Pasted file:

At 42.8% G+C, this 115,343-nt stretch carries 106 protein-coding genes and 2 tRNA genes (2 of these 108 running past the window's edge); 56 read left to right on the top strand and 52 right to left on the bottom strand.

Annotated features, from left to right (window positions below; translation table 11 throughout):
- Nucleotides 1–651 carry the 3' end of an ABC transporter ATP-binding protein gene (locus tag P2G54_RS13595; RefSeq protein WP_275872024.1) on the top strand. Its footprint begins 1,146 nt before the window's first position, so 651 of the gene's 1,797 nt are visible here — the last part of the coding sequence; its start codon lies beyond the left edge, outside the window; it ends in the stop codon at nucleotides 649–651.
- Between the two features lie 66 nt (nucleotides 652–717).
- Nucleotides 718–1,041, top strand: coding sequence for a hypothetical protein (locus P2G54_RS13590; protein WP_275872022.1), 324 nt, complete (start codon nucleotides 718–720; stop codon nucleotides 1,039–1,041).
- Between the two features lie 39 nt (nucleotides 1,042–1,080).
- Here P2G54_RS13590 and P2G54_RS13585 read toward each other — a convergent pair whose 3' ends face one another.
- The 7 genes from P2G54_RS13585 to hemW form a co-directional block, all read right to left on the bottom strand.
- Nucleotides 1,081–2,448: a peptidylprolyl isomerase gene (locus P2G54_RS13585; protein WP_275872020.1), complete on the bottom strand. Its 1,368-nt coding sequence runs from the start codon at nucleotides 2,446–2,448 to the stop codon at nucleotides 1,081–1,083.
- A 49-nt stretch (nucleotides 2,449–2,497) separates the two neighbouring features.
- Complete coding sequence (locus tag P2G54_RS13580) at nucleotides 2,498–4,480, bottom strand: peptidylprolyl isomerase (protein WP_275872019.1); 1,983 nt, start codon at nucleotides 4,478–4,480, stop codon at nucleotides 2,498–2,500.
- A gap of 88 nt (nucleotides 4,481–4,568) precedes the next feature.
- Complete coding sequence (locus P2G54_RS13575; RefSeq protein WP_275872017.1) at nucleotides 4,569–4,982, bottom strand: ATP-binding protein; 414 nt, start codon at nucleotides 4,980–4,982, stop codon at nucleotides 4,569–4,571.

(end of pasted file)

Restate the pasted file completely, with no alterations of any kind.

At 42.8% G+C, this 115,343-nt stretch carries 106 protein-coding genes and 2 tRNA genes (2 of these 108 running past the window's edge); 56 read left to right on the top strand and 52 right to left on the bottom strand.

Annotated features, from left to right (window positions below; translation table 11 throughout):
- Nucleotides 1–651 carry the 3' end of an ABC transporter ATP-binding protein gene (locus tag P2G54_RS13595; RefSeq protein WP_275872024.1) on the top strand. Its footprint begins 1,146 nt before the window's first position, so 651 of the gene's 1,797 nt are visible here — the last part of the coding sequence; its start codon lies beyond the left edge, outside the window; it ends in the stop codon at nucleotides 649–651.
- Between the two features lie 66 nt (nucleotides 652–717).
- Nucleotides 718–1,041, top strand: coding sequence for a hypothetical protein (locus P2G54_RS13590; protein WP_275872022.1), 324 nt, complete (start codon nucleotides 718–720; stop codon nucleotides 1,039–1,041).
- Between the two features lie 39 nt (nucleotides 1,042–1,080).
- Here P2G54_RS13590 and P2G54_RS13585 read toward each other — a convergent pair whose 3' ends face one another.
- The 7 genes from P2G54_RS13585 to hemW form a co-directional block, all read right to left on the bottom strand.
- Nucleotides 1,081–2,448: a peptidylprolyl isomerase gene (locus P2G54_RS13585; protein WP_275872020.1), complete on the bottom strand. Its 1,368-nt coding sequence runs from the start codon at nucleotides 2,446–2,448 to the stop codon at nucleotides 1,081–1,083.
- A 49-nt stretch (nucleotides 2,449–2,497) separates the two neighbouring features.
- Complete coding sequence (locus tag P2G54_RS13580) at nucleotides 2,498–4,480, bottom strand: peptidylprolyl isomerase (protein WP_275872019.1); 1,983 nt, start codon at nucleotides 4,478–4,480, stop codon at nucleotides 2,498–2,500.
- A gap of 88 nt (nucleotides 4,481–4,568) precedes the next feature.
- Complete coding sequence (locus P2G54_RS13575; RefSeq protein WP_275872017.1) at nucleotides 4,569–4,982, bottom strand: ATP-binding protein; 414 nt, start codon at nucleotides 4,980–4,982, stop codon at nucleotides 4,569–4,571.